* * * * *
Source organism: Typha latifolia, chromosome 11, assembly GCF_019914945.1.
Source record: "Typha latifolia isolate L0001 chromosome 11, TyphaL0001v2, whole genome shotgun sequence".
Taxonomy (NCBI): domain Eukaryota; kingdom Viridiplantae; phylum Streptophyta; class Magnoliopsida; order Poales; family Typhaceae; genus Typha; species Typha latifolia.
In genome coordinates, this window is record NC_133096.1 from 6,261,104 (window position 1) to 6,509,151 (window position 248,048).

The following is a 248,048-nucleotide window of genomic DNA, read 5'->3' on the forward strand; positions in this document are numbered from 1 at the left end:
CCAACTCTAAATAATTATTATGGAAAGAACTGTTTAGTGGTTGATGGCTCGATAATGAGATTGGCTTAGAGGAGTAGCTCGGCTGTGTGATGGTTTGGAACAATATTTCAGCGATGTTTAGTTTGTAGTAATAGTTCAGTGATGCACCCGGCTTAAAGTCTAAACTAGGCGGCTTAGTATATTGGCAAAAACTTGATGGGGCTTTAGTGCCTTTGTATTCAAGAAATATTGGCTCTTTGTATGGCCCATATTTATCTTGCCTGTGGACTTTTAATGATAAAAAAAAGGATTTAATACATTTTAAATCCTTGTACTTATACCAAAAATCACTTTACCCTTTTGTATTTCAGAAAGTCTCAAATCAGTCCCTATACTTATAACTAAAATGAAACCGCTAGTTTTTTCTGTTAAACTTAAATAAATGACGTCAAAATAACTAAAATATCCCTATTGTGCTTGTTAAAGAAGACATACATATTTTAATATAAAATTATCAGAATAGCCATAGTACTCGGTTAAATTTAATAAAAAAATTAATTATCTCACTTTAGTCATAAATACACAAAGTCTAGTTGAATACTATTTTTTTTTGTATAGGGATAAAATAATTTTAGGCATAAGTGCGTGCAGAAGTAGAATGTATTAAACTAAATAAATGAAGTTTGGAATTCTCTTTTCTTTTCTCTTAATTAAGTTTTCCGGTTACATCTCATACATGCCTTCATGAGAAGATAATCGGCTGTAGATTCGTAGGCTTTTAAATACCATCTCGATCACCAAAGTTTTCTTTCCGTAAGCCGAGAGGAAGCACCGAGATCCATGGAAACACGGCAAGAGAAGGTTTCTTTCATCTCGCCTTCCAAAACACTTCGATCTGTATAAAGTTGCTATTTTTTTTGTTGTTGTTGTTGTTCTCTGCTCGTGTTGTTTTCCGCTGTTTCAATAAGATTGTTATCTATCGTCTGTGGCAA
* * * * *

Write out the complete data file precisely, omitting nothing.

Source organism: Typha latifolia, chromosome 11, assembly GCF_019914945.1.
Source record: "Typha latifolia isolate L0001 chromosome 11, TyphaL0001v2, whole genome shotgun sequence".
Taxonomy (NCBI): domain Eukaryota; kingdom Viridiplantae; phylum Streptophyta; class Magnoliopsida; order Poales; family Typhaceae; genus Typha; species Typha latifolia.
In genome coordinates, this window is record NC_133096.1 from 6,261,104 (window position 1) to 6,509,151 (window position 248,048).

The following is a 248,048-nucleotide window of genomic DNA, read 5'->3' on the forward strand; positions in this document are numbered from 1 at the left end:
CCAACTCTAAATAATTATTATGGAAAGAACTGTTTAGTGGTTGATGGCTCGATAATGAGATTGGCTTAGAGGAGTAGCTCGGCTGTGTGATGGTTTGGAACAATATTTCAGCGATGTTTAGTTTGTAGTAATAGTTCAGTGATGCACCCGGCTTAAAGTCTAAACTAGGCGGCTTAGTATATTGGCAAAAACTTGATGGGGCTTTAGTGCCTTTGTATTCAAGAAATATTGGCTCTTTGTATGGCCCATATTTATCTTGCCTGTGGACTTTTAATGATAAAAAAAAGGATTTAATACATTTTAAATCCTTGTACTTATACCAAAAATCACTTTACCCTTTTGTATTTCAGAAAGTCTCAAATCAGTCCCTATACTTATAACTAAAATGAAACCGCTAGTTTTTTCTGTTAAACTTAAATAAATGACGTCAAAATAACTAAAATATCCCTATTGTGCTTGTTAAAGAAGACATACATATTTTAATATAAAATTATCAGAATAGCCATAGTACTCGGTTAAATTTAATAAAAAAATTAATTATCTCACTTTAGTCATAAATACACAAAGTCTAGTTGAATACTATTTTTTTTTGTATAGGGATAAAATAATTTTAGGCATAAGTGCGTGCAGAAGTAGAATGTATTAAACTAAATAAATGAAGTTTGGAATTCTCTTTTCTTTTCTCTTAATTAAGTTTTCCGGTTACATCTCATACATGCCTTCATGAGAAGATAATCGGCTGTAGATTCGTAGGCTTTTAAATACCATCTCGATCACCAAAGTTTTCTTTCCGTAAGCCGAGAGGAAGCACCGAGATCCATGGAAACACGGCAAGAGAAGGTTTCTTTCATCTCGCCTTCCAAAACACTTCGATCTGTATAAAGTTGCTATTTTTTTTGTTGTTGTTGTTGTTCTCTGCTCGTGTTGTTTTCCGCTGTTTCAATAAGATTGTTATCTATCGTCTGTGGCAA